“Throughout history, humans have always indulged in certain irrationalities and held some fairly wrong-headed beliefs. But in his newest book, philosopher Lee McIntyre[4] shows how we’ve now reached a watershed moment for ignorance in the modern era, due to the volume of misinformation, the speed with which it can be digitally disseminated, and the savvy exploitation of our cognitive weaknesses by those who wish to advance their ideological agendas. In Respecting Truth: Willful Ignorance in the Internet Age, McIntyre issues a call to fight back against this slide into the witless abyss. In the tradition of Galileo, Professor McIntyre champions the importance of using tested scientific methods for arriving at true beliefs, and shows how our future survival is dependent on a more widespread, reasonable world.”[5]

The setting for the absurd claim—truth isn’t truth—was a Sunday morning political talk show. The conversation leading to the absurd claim was about facts. Giving the political excitement surrounding that particular Sunday Morning talk show, perhaps the lawyer meant fact when he said truth. If that’s the case, then we need a clear difference between a fact and a truth. They are closely defined. Facts exists. They are present in reality. They can be seen visually, are verifiable, and objective, not subjective. It is not just something that you believe. Believing something does not make it a fact. Facts can be observed empirically or by the senses. Facts can be seen and heard, as well as proven by other senses. It’s relative.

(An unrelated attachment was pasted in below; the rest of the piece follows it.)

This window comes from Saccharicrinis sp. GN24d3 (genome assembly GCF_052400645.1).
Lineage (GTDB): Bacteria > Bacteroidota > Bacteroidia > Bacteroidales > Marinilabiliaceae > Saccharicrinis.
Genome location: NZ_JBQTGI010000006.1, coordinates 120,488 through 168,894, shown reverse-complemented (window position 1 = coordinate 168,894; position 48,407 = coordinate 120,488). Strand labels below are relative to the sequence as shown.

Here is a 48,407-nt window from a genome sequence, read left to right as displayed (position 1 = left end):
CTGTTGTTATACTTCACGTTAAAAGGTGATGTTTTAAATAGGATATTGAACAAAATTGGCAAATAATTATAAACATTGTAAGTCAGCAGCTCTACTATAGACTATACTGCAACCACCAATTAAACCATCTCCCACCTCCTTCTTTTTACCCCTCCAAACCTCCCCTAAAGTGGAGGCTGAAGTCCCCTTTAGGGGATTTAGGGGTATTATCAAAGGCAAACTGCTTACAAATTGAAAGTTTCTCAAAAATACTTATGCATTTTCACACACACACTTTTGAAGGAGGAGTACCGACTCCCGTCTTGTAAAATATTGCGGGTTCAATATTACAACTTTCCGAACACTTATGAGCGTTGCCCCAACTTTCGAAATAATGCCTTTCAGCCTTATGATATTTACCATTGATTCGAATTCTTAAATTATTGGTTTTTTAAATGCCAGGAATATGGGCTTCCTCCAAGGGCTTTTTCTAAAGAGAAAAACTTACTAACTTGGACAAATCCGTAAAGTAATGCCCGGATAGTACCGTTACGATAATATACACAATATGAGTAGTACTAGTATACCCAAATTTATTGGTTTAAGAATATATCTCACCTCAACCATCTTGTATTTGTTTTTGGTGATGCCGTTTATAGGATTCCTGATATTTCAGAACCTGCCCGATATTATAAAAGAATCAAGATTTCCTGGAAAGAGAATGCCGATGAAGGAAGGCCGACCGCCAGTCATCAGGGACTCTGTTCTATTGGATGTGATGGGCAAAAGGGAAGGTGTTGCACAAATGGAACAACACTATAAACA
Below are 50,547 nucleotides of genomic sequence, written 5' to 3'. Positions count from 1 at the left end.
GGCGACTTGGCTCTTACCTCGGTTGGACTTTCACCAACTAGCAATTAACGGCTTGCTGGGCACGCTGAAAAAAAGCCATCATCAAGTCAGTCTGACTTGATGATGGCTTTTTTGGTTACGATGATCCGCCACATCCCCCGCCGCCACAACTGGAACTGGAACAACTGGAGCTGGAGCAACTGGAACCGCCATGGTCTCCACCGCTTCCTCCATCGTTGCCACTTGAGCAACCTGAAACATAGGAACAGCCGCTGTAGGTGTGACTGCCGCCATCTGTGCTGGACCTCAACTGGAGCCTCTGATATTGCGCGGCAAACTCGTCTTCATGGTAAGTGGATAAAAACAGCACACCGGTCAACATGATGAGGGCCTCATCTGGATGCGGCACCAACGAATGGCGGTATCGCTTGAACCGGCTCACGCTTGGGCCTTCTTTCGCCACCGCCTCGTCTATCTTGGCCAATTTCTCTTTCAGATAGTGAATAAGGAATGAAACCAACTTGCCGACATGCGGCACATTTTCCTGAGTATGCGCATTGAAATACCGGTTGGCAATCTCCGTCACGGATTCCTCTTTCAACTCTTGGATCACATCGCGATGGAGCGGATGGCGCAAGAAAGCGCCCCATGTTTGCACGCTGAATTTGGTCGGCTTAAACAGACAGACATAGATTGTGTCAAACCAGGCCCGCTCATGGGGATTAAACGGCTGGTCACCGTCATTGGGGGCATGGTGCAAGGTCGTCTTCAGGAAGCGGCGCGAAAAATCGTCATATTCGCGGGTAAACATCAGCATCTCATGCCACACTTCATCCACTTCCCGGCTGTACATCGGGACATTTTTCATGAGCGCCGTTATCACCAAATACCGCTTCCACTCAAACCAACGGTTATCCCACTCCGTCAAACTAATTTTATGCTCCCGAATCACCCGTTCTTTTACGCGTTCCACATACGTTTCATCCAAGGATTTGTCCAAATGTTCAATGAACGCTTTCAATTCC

Truth is not relative. It is the true state of a certain matter—a thing—a place—a person. It is frequently what a person believes. If a person believes something is true, then it is true, at least in the mind of that person. And that is the real difference between truth and fact. Facts can answer why questions, where questions, when questions, or even how questions. Technically, truth is a state of belief. It can be changed, when true facts call for a change in belief. The bubbly lawyer, speaking for an enraged client, could have answered the question by saying, “It’s what my client believes.” Instead he blurted, “Truth isn’t truth.” His client is mighty, but there is no ethic of might makes right. As his client might have said, in all caps, “SAD.”

[1] http://www.inspirationstation.info/1-law-quotes/law-quotes.html  and https://www.azquotes.com/author/1445-Hugo_Black

[2] http://www.inspirationstation.info/1-law-quotes/law-quotes.html   Second President of the United States

[3] http://www.inspirationstation.info/1-law-quotes/law-quotes.html

[4] Lee C. McIntyre is a Research Fellow at the Center for Philosophy and History of Science at Boston University and an Instructor in Ethics at Harvard Extension School. He holds a B.A. in philosophy of social science from Wesleyan University and an M.A. and Ph.D. in philosophy from the University of Michigan at Ann Arbor. His dissertation was on the status of law-like explanations in the social science. https://en.wikipedia.org/wiki/Lee_C._McIntyre

[5] https://philpapers.org/rec/MCIRTW